Archaic Earth – Hiraeth

Artist: Archaic Earth
title: Hiraeth
keywords: ambient, folk, experimental folk, nature recording, Canada

An email revealing the question of ‘is this music?’ send me on a digital journey that didn’t need a bit of planning or a proper pair of mountain shoes. It was just a matter of clicking with a mouse on the provided link, and the question was answered quite directly. Yes, this is music alright. How could someone not be certain that it indeed was music? With a re-check it can only be the music maker himself that has doubts; but do not doubt no more about your tracks as if music was your goal, it certainly had been reached in a successful way.

The first piece was convincing enough that it was music, but it didn’t start with music straight away. No, no. First it was a nice setup of the sound of breaking waves arriving at the shore. It’s the sounds like this that always brings some kind of setting that sailors could identify with, add the fake or real calls of seagulls to this trend setting mood and you can simply smell the fish, the sea salted air of the harbor life style around it. This could be enough for our entertainment, but the artist had to dig deeper and went through the welcoming hassle to play nice music on top. Music? Yes, most definitely. Thanks to this track we can easily close our eyes and envision the pretty seaside setting being occupied by some kind of multi-talented music maker doing its thing. I imagine a hat for tips on the ground, filled with coins and fish and a group of seagulls twirling above it.

The second track is not treated with the sea, water or birds. They have been left out from the cutting table to do another closer attempt of making this form called music. It’s good as the bunch isn’t needed to create this pretty atmosphere form of nostalgia that keeps occupying the nose and most likely the ears.This time it is violins or cellos (or instruments that could be family of them) who rule the scenery. It is sounding almost Irish, Scottish, outlandish which gives the great impression that we have moved from the seaside more land inwards. Here nice views of green hills and music that echo’s between the lower valleys are being formed, pleasing anyone who have an affection for this kind of beauty, or simply needs some music instead of a healthy holiday. Is this music? Or vacation?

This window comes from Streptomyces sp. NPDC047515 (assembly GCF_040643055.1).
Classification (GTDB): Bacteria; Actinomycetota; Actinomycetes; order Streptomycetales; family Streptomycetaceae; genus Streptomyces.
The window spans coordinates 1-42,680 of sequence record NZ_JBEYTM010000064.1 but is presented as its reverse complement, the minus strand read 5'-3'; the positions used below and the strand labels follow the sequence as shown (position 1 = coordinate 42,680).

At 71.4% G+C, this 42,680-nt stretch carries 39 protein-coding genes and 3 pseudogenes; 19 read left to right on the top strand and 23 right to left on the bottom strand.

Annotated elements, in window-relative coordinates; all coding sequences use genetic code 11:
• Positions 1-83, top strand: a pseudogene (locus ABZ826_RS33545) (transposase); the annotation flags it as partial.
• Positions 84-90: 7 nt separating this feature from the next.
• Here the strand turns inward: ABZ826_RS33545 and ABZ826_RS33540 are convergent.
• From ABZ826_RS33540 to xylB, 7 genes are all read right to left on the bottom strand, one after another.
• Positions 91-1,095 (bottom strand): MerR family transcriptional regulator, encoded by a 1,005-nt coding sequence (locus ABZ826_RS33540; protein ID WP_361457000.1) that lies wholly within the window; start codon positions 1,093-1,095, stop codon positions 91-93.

Then we have another experiment with a short track named ‘MacLir’s Cloak’ which  is another folk-ish fairy tale kind of minstrel music,  telling perhaps hard coded story about a boat wreck. Perhaps it is telling something else, but whatever it wants to tell us, it is communicated in (I hate to disappoint you) music.

The track Persues’ Candles’ sets in a mood for a muddy evening among the frogs. It’s the stuff that fits a drink and a campfire, an undergoing sun and a costume from medieval times would be a plus for the adding listening experience, but however is far from necessary. It’s precisely what the tags say, experimental folk music with natural recordings that are easy to listen if that was indeed on your agenda.

Temp Da Mouraria brings in another touch of Mother Nature, and that touch is filled with a couple of birds (the one with beaks and feathers) that do their own thing. From there the track enfolds like a percussion based exploration for the chilled out that enjoy music that fits classical elements in a soundtrack kind of way. Music that wants to tell you a story, although it isn’t visually enough to tell us explicit what the story should be. In my personal case I received it as a scene of market goers in the old times, very relaxed as if time had skipped this place and the smell of the old days had swollen like a left over banana in a time-capsule.

The last track might be trickier in the music zone, as it indeed comes across as music, but then slightly slips in another direction. It was something that came perhaps a bit unexpected and out of nowhere; a ghostly appearance in sound and atmosphere. It kind of freaked me out a little to be honest, as it was so different than the other music explorations on this release, but hey I guess encounters like this are the ones that keep you alive, awake and ready for the unknown. So yes, this is music and if you don’t believe me, then you are free to check it out for yourself at the following link:

This entry was posted in acoustic, ambient, audio collage, classical, folk, soundscape and tagged , , , , . Bookmark the permalink.

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